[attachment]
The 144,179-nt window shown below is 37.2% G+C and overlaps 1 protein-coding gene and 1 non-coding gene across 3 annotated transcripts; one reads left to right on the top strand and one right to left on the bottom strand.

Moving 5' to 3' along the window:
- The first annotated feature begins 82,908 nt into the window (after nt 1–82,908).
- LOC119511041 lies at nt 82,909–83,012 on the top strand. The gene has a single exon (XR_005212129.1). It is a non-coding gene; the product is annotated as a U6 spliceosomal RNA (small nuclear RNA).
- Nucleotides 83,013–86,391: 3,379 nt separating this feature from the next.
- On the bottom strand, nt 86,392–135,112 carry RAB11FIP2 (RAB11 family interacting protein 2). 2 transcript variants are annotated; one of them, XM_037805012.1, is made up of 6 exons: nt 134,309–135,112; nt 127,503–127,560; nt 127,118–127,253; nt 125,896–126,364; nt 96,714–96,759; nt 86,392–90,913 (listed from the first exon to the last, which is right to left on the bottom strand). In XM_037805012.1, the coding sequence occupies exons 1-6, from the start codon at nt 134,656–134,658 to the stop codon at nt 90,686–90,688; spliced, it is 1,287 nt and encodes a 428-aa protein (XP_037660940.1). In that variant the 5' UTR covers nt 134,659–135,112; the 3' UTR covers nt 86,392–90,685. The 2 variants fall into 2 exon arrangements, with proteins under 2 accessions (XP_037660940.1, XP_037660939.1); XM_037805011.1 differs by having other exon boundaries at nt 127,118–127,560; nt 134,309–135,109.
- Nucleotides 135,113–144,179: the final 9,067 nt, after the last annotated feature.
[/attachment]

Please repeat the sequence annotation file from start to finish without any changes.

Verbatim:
The 144,179-nt window shown below is 37.2% G+C and overlaps 1 protein-coding gene and 1 non-coding gene across 3 annotated transcripts; one reads left to right on the top strand and one right to left on the bottom strand.

Moving 5' to 3' along the window:
- The first annotated feature begins 82,908 nt into the window (after nt 1–82,908).
- LOC119511041 lies at nt 82,909–83,012 on the top strand. The gene has a single exon (XR_005212129.1). It is a non-coding gene; the product is annotated as a U6 spliceosomal RNA (small nuclear RNA).
- Nucleotides 83,013–86,391: 3,379 nt separating this feature from the next.
- On the bottom strand, nt 86,392–135,112 carry RAB11FIP2 (RAB11 family interacting protein 2). 2 transcript variants are annotated; one of them, XM_037805012.1, is made up of 6 exons: nt 134,309–135,112; nt 127,503–127,560; nt 127,118–127,253; nt 125,896–126,364; nt 96,714–96,759; nt 86,392–90,913 (listed from the first exon to the last, which is right to left on the bottom strand). In XM_037805012.1, the coding sequence occupies exons 1-6, from the start codon at nt 134,656–134,658 to the stop codon at nt 90,686–90,688; spliced, it is 1,287 nt and encodes a 428-aa protein (XP_037660940.1). In that variant the 5' UTR covers nt 134,659–135,112; the 3' UTR covers nt 86,392–90,685. The 2 variants fall into 2 exon arrangements, with proteins under 2 accessions (XP_037660940.1, XP_037660939.1); XM_037805011.1 differs by having other exon boundaries at nt 127,118–127,560; nt 134,309–135,109.
- Nucleotides 135,113–144,179: the final 9,067 nt, after the last annotated feature.